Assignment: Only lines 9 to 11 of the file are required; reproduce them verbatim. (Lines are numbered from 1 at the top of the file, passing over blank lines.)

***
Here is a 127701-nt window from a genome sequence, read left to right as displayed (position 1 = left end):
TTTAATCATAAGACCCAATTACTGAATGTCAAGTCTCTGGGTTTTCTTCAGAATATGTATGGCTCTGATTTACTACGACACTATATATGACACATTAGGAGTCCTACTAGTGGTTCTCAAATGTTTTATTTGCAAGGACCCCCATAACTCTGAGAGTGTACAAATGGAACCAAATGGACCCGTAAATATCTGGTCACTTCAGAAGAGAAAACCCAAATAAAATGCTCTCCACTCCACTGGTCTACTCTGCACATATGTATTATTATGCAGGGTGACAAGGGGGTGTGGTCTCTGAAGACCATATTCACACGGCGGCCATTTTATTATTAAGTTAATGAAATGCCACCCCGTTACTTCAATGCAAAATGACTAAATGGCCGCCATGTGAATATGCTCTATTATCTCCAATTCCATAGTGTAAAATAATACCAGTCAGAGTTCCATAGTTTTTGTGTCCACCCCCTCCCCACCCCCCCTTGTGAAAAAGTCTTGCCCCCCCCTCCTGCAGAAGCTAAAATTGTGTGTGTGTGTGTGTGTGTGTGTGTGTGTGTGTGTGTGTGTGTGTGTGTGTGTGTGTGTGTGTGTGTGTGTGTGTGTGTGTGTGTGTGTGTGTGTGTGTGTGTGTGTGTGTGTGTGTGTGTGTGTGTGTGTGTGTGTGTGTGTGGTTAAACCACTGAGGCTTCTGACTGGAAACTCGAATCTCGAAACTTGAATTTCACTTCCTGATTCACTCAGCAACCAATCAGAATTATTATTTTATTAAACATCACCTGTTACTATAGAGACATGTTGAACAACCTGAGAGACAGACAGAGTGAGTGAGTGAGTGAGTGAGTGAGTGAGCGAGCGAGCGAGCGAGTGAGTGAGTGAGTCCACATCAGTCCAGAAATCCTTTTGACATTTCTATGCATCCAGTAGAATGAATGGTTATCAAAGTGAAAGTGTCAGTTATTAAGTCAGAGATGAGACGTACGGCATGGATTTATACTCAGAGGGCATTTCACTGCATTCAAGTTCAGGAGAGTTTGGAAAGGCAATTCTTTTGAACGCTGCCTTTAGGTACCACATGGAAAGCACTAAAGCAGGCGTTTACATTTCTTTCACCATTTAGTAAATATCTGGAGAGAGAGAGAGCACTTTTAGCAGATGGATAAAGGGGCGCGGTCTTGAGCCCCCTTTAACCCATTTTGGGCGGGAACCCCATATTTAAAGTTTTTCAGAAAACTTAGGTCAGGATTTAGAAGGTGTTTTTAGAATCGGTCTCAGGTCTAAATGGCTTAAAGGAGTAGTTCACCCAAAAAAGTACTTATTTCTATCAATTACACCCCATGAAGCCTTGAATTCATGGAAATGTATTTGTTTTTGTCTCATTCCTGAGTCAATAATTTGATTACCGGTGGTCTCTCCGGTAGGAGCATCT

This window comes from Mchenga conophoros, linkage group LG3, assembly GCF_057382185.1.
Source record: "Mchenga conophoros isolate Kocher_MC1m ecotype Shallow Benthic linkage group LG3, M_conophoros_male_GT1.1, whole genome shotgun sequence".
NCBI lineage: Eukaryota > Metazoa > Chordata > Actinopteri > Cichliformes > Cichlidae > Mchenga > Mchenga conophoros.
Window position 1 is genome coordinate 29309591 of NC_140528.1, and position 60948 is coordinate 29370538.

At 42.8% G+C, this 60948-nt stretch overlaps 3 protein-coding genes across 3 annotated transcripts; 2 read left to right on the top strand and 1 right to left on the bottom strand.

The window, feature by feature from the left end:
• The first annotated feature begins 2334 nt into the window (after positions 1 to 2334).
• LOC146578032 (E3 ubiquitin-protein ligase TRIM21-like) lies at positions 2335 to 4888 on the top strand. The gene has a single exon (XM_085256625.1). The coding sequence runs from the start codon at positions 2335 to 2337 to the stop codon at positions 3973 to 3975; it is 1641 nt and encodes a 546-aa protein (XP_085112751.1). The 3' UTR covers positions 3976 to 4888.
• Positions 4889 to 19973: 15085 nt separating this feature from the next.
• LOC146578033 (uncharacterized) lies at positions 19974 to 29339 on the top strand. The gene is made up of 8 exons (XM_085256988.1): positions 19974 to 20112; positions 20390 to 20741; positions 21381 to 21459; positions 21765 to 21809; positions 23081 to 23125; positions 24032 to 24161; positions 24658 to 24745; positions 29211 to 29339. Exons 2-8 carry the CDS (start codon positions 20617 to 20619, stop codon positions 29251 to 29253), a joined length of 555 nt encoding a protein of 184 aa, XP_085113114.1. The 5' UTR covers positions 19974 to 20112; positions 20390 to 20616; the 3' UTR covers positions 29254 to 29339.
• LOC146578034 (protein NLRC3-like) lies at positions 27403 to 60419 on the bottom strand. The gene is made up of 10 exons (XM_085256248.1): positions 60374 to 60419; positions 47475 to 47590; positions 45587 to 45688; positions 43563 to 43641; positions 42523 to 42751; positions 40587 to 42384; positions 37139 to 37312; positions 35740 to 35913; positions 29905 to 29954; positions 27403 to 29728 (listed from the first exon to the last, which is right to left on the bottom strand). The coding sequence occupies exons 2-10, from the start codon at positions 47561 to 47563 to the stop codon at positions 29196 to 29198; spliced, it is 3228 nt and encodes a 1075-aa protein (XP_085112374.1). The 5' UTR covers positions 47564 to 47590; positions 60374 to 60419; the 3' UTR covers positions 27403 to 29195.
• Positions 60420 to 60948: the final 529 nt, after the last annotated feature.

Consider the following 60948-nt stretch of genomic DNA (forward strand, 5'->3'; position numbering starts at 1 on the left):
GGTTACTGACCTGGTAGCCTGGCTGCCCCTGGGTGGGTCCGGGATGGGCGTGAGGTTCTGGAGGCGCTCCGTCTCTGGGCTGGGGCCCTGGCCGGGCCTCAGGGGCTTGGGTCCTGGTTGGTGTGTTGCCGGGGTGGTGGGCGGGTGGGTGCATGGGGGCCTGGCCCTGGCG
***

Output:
• The first annotated feature begins 2334 nt into the window (after positions 1 to 2334).
• LOC146578032 (E3 ubiquitin-protein ligase TRIM21-like) lies at positions 2335 to 4888 on the top strand. The gene has a single exon (XM_085256625.1). The coding sequence runs from the start codon at positions 2335 to 2337 to the stop codon at positions 3973 to 3975; it is 1641 nt and encodes a 546-aa protein (XP_085112751.1). The 3' UTR covers positions 3976 to 4888.
• Positions 4889 to 19973: 15085 nt separating this feature from the next.